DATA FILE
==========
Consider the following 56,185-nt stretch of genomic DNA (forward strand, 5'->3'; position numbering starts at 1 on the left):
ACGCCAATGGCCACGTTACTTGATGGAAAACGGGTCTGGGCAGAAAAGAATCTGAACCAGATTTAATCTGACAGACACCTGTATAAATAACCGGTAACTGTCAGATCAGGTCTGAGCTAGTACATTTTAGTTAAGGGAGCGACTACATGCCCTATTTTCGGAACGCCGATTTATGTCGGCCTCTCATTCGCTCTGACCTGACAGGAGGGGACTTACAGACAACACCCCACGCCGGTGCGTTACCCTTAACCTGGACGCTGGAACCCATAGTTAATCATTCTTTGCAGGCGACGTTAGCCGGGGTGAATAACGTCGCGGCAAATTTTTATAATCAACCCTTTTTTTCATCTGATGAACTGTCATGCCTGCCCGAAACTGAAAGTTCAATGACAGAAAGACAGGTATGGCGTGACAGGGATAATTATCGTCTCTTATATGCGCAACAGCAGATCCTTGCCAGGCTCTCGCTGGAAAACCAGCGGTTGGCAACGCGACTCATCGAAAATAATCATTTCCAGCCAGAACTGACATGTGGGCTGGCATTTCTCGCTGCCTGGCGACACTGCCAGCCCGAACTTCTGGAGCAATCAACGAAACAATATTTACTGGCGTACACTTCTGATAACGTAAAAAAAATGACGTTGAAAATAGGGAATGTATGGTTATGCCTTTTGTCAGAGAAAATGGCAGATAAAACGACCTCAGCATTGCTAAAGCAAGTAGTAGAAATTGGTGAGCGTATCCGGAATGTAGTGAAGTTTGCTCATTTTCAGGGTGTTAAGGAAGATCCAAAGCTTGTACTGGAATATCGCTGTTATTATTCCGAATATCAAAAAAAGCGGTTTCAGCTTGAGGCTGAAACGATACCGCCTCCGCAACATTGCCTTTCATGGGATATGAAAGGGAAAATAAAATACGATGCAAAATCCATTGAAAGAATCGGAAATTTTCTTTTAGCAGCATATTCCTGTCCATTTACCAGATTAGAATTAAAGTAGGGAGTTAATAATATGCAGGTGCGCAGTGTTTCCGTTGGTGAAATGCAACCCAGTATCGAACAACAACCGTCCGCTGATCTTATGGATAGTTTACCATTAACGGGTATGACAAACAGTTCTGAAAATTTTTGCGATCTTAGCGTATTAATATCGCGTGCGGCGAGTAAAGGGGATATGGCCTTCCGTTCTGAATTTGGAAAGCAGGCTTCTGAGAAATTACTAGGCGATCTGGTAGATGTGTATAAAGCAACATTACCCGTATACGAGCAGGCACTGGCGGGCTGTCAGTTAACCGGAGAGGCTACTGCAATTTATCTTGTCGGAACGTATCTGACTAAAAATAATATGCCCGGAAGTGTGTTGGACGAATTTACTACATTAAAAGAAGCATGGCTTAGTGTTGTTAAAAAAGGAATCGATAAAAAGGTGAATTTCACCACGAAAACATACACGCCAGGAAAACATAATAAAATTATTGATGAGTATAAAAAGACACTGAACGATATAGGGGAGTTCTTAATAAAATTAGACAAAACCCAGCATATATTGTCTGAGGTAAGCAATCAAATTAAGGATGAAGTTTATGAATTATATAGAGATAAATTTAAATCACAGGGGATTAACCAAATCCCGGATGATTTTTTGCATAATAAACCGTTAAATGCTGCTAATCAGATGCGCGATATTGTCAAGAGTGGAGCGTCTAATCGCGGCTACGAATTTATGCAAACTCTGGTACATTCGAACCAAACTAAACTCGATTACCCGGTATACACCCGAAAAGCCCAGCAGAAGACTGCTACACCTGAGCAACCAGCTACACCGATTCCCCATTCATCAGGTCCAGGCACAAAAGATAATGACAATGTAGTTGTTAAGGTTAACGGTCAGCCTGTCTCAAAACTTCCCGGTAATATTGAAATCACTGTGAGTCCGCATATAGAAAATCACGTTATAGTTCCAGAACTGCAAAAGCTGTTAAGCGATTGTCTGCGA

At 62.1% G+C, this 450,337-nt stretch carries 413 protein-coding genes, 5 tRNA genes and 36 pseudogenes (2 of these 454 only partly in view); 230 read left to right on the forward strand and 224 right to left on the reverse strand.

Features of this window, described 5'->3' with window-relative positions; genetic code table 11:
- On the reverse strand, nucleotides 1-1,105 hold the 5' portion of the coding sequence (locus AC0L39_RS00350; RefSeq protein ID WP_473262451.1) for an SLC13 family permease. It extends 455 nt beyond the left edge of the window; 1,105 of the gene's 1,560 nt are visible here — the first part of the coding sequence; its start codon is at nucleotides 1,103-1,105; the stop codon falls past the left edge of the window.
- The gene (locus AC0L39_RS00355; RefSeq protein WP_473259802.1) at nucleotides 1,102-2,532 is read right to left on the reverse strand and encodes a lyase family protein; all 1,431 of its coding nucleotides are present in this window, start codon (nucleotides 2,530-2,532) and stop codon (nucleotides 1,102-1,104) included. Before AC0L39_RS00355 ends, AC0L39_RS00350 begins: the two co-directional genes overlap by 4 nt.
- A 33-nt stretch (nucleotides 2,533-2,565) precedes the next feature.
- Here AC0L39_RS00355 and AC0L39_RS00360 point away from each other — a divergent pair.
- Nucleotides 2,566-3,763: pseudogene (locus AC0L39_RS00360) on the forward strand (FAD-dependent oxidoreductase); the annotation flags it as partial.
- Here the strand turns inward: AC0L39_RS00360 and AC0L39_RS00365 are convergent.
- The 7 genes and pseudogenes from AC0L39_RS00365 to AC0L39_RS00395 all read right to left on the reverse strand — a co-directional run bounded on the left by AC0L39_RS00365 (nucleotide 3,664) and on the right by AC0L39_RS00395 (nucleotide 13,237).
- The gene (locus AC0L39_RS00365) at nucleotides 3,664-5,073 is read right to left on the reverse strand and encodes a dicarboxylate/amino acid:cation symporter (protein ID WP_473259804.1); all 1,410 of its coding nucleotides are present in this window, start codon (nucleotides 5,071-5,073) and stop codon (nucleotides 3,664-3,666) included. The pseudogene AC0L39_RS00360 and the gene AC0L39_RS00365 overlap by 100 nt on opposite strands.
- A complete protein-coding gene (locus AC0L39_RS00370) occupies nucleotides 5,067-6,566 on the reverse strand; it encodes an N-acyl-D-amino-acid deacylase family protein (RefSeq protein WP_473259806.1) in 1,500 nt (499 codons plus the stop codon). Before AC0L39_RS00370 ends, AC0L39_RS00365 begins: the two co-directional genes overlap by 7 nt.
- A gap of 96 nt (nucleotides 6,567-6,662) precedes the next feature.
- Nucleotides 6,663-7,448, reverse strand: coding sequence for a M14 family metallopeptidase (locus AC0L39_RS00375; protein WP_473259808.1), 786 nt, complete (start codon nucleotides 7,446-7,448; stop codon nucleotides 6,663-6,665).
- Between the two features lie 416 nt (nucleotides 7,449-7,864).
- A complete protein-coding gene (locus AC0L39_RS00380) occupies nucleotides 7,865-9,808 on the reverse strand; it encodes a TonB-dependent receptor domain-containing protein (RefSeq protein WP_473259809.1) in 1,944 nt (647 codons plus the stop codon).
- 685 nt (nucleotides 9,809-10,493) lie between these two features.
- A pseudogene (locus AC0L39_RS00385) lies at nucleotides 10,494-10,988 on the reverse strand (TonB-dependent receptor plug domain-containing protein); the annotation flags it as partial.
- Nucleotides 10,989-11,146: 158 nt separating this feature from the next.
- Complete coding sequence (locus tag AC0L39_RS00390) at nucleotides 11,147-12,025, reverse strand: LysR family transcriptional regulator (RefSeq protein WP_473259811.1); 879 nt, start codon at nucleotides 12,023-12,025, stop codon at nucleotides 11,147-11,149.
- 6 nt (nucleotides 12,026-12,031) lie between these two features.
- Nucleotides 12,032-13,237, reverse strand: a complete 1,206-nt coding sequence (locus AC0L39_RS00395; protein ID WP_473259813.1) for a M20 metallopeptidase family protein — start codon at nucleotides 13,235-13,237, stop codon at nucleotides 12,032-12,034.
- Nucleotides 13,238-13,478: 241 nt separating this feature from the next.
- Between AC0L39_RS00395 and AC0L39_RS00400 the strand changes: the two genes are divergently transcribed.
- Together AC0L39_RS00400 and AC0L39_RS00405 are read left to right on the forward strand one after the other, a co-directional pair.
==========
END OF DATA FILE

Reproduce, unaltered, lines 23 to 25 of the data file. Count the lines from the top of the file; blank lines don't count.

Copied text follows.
- Nucleotides 12,032-13,237, reverse strand: a complete 1,206-nt coding sequence (locus AC0L39_RS00395; protein ID WP_473259813.1) for a M20 metallopeptidase family protein — start codon at nucleotides 13,235-13,237, stop codon at nucleotides 12,032-12,034.
- Nucleotides 13,238-13,478: 241 nt separating this feature from the next.
- Between AC0L39_RS00395 and AC0L39_RS00400 the strand changes: the two genes are divergently transcribed.